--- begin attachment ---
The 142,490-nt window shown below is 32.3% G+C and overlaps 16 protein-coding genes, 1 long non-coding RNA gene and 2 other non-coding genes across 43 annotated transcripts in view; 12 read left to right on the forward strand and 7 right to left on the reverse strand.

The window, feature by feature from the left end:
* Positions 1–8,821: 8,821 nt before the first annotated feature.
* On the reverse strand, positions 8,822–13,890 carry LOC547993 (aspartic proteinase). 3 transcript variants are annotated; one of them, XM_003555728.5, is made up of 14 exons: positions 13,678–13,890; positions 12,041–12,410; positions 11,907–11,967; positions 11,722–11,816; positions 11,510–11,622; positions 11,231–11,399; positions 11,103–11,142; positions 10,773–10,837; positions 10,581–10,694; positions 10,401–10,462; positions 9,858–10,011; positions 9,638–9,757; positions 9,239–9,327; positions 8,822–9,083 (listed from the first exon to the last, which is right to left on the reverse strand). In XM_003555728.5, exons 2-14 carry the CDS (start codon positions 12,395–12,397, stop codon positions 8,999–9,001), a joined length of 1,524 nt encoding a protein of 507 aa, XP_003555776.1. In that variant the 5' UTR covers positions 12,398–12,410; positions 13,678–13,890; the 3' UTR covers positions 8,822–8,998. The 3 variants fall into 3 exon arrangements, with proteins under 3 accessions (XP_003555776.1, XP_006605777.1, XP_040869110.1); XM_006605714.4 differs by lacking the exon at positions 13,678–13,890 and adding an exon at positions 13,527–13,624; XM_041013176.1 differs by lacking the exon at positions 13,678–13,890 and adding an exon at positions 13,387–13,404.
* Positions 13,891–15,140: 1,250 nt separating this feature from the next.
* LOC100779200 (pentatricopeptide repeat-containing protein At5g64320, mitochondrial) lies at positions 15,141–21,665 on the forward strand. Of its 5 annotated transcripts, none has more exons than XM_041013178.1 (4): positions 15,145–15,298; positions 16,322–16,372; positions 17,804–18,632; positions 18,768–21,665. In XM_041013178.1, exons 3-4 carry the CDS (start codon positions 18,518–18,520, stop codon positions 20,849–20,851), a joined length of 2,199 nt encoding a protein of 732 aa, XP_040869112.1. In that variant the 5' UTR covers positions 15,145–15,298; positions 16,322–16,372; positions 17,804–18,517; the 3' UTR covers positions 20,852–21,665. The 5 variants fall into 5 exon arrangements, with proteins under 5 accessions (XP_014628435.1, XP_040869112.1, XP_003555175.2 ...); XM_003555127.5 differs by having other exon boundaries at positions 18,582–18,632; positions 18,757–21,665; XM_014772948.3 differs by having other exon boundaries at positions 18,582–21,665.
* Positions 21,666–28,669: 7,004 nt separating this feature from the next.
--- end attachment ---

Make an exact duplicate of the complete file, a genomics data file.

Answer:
The 142,490-nt window shown below is 32.3% G+C and overlaps 16 protein-coding genes, 1 long non-coding RNA gene and 2 other non-coding genes across 43 annotated transcripts in view; 12 read left to right on the forward strand and 7 right to left on the reverse strand.

The window, feature by feature from the left end:
* Positions 1–8,821: 8,821 nt before the first annotated feature.
* On the reverse strand, positions 8,822–13,890 carry LOC547993 (aspartic proteinase). 3 transcript variants are annotated; one of them, XM_003555728.5, is made up of 14 exons: positions 13,678–13,890; positions 12,041–12,410; positions 11,907–11,967; positions 11,722–11,816; positions 11,510–11,622; positions 11,231–11,399; positions 11,103–11,142; positions 10,773–10,837; positions 10,581–10,694; positions 10,401–10,462; positions 9,858–10,011; positions 9,638–9,757; positions 9,239–9,327; positions 8,822–9,083 (listed from the first exon to the last, which is right to left on the reverse strand). In XM_003555728.5, exons 2-14 carry the CDS (start codon positions 12,395–12,397, stop codon positions 8,999–9,001), a joined length of 1,524 nt encoding a protein of 507 aa, XP_003555776.1. In that variant the 5' UTR covers positions 12,398–12,410; positions 13,678–13,890; the 3' UTR covers positions 8,822–8,998. The 3 variants fall into 3 exon arrangements, with proteins under 3 accessions (XP_003555776.1, XP_006605777.1, XP_040869110.1); XM_006605714.4 differs by lacking the exon at positions 13,678–13,890 and adding an exon at positions 13,527–13,624; XM_041013176.1 differs by lacking the exon at positions 13,678–13,890 and adding an exon at positions 13,387–13,404.
* Positions 13,891–15,140: 1,250 nt separating this feature from the next.
* LOC100779200 (pentatricopeptide repeat-containing protein At5g64320, mitochondrial) lies at positions 15,141–21,665 on the forward strand. Of its 5 annotated transcripts, none has more exons than XM_041013178.1 (4): positions 15,145–15,298; positions 16,322–16,372; positions 17,804–18,632; positions 18,768–21,665. In XM_041013178.1, exons 3-4 carry the CDS (start codon positions 18,518–18,520, stop codon positions 20,849–20,851), a joined length of 2,199 nt encoding a protein of 732 aa, XP_040869112.1. In that variant the 5' UTR covers positions 15,145–15,298; positions 16,322–16,372; positions 17,804–18,517; the 3' UTR covers positions 20,852–21,665. The 5 variants fall into 5 exon arrangements, with proteins under 5 accessions (XP_014628435.1, XP_040869112.1, XP_003555175.2 ...); XM_003555127.5 differs by having other exon boundaries at positions 18,582–18,632; positions 18,757–21,665; XM_014772948.3 differs by having other exon boundaries at positions 18,582–21,665.
* Positions 21,666–28,669: 7,004 nt separating this feature from the next.